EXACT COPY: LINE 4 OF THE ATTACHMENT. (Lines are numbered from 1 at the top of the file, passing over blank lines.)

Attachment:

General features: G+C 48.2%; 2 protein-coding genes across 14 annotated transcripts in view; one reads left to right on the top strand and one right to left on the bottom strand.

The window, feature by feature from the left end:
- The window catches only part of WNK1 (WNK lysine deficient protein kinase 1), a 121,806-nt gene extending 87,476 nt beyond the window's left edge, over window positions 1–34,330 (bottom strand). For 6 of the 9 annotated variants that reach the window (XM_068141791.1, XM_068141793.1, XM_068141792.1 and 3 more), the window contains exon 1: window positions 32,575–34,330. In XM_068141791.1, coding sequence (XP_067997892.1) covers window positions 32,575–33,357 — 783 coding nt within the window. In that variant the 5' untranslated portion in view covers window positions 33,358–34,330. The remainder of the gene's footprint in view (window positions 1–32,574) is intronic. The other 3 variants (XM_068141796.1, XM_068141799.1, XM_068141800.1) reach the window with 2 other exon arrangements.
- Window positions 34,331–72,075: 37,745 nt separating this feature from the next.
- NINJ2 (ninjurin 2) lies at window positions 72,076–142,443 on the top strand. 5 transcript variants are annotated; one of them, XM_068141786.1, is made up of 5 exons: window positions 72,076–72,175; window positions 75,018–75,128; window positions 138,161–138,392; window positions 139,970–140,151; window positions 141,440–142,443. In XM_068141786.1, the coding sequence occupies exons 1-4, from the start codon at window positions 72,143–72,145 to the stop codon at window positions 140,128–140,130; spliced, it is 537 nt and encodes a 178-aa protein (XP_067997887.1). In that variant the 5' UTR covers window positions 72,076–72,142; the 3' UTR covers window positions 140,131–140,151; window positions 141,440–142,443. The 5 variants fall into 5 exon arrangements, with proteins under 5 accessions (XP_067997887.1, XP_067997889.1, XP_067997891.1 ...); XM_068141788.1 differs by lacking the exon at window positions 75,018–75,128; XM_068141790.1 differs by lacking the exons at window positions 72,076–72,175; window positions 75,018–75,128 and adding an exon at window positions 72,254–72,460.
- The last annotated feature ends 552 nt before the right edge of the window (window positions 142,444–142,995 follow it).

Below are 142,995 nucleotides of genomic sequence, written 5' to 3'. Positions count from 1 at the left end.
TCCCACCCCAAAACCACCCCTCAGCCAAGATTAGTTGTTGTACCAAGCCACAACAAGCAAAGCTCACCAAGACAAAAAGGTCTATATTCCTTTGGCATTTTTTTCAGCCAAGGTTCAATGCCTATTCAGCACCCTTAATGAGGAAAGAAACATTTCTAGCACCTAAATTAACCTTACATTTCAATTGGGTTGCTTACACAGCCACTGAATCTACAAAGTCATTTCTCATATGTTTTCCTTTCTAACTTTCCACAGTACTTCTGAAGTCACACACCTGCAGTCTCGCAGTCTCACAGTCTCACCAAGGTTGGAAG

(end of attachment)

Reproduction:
- Window positions 34,331–72,075: 37,745 nt separating this feature from the next.